There is a descending relationship between the skull, the jaw and the underlying structures (cervical area, hyoid bone, shoulder blades, rib cage, and the muscles that connect these areas).
Thus it is evident that an asymmetrical boney structure in the craniomandibular area that alters the plane of occlusion generates asymmetry also in the underlying areas and then in the rest of the body. With a skeletal asymmetry, the muscles adopt such an asymmetry as well, generating compensatory mechanisms. Thus the musculature plays a very important role in this process.
The muscles that connect the hyoid with the other structures involved in this process are:
– hyoid and tongue through the glossus muscle
– hyoid and jaw through the mylohyloid, geniohyoid and anterior digastric (anterior belly) muscles
– hyoid and skull through the posterior digastric (posterior belly) and stylohyoid muscles
These three components listed above make up parts of the same functional unit: the craniocervical mandibular system.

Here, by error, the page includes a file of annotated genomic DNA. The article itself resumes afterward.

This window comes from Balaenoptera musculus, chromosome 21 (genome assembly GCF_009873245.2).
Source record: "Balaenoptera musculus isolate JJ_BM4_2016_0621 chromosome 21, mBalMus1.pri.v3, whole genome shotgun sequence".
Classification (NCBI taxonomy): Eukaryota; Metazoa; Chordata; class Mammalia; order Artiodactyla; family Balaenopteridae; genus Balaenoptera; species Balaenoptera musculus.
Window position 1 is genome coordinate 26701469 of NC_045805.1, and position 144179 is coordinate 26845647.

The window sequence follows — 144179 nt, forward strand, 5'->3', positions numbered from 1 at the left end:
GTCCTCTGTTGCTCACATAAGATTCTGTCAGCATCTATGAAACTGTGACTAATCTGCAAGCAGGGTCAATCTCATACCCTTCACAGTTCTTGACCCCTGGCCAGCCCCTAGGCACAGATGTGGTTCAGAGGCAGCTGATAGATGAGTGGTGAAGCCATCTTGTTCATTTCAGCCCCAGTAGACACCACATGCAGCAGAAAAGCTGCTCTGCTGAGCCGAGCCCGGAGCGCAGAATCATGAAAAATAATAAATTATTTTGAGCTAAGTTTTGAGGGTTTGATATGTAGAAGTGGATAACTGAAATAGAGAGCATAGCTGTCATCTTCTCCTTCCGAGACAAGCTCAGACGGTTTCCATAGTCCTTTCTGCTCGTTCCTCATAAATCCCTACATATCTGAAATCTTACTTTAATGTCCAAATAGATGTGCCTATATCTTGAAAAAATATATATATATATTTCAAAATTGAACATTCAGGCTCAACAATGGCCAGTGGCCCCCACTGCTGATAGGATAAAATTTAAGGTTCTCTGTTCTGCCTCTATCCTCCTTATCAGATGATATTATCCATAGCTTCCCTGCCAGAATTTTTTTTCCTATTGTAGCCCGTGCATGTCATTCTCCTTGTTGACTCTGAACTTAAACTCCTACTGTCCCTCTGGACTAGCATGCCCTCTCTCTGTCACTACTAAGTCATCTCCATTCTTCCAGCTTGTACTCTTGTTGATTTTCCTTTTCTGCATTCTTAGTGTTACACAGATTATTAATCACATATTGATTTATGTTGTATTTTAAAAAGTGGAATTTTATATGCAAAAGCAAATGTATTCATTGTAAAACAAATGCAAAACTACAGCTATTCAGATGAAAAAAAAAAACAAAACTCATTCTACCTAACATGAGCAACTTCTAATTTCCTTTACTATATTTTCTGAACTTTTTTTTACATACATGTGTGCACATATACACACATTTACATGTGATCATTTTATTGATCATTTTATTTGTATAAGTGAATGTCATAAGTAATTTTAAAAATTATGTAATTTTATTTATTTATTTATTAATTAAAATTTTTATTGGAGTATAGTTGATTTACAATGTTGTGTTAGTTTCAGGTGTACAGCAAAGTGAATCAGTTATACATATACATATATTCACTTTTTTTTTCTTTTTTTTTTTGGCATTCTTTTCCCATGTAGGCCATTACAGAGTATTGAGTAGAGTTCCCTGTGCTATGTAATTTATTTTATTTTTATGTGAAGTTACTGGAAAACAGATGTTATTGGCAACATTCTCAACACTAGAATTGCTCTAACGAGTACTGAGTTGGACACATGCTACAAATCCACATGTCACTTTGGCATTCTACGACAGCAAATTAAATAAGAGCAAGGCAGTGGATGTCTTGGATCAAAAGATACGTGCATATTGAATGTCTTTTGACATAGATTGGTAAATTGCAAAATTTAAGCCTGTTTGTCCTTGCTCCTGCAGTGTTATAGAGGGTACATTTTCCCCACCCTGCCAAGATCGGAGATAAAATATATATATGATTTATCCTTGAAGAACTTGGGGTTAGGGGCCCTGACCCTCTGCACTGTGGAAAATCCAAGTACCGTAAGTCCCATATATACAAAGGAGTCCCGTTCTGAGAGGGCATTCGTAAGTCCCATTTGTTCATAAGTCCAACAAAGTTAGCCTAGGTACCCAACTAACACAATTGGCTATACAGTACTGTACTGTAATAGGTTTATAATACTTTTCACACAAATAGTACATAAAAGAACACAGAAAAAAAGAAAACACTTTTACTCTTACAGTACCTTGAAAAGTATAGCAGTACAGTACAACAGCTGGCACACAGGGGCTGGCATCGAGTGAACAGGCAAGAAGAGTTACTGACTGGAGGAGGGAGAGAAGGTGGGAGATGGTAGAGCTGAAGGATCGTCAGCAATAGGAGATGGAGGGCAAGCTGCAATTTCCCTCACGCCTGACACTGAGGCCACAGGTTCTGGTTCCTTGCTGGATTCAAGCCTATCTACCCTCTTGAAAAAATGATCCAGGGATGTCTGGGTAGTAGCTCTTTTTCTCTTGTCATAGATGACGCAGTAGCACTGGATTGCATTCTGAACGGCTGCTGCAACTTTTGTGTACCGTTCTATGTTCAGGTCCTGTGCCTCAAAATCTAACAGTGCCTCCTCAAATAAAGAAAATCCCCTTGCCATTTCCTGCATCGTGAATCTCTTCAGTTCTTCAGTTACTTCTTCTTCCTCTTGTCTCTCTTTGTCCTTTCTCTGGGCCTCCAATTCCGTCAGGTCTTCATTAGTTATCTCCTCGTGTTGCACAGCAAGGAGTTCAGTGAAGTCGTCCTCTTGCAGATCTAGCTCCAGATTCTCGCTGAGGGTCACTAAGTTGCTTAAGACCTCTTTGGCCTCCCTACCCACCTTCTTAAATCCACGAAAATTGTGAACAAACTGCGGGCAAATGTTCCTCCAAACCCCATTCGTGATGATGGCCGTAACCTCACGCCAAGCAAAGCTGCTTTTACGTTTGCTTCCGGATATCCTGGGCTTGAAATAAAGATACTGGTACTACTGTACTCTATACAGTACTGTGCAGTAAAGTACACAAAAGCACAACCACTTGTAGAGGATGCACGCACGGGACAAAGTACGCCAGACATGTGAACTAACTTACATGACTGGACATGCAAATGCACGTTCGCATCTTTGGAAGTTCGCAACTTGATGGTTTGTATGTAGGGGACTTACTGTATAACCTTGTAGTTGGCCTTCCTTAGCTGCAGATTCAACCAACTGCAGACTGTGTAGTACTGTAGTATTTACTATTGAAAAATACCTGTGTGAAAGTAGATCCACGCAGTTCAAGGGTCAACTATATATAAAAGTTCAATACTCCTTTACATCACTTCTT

Closing the mouth can be carried out voluntarily or involuntarily during every act of swallowing. This is an important event from a biomechanical point of view as it permits the jaw to take part actively in the stabilization of the skull on the spine.
For the stabilization of the jaw in static or dynamic situations the muscular system which intervenes can be simplified into three subgroups: the levator muscles, the depressor muscles and the cervical (neck) muscles. These all have different functions, in fact, in jaw posture we distinguish between two different positions: that during repose and that during occlusion.
The muscles used during a position of repose are principally the hyoid muscles: the suprahyoid and the infrahyoid, and the muscles related to the clavicle, with the rachis cervical muscles, pharynx and tongue; all these use the hyhoid bone like a caruncle to determine their positions, which results in tension in all the muscles connected to it.
The muscles principally used in the closed position are the levator muscles: the temporal, masseter, and internal pterigoid muscles. When, in swallowing, for a brief moment, all these muscles work together synergistically they make the jaw into a solid base which always maintains the same inclination.
The work that these muscle groups do together synergistically ensures that during swallowing the jaw can make large movements, thanks to the elevation of the hyoid bone and its ability to move.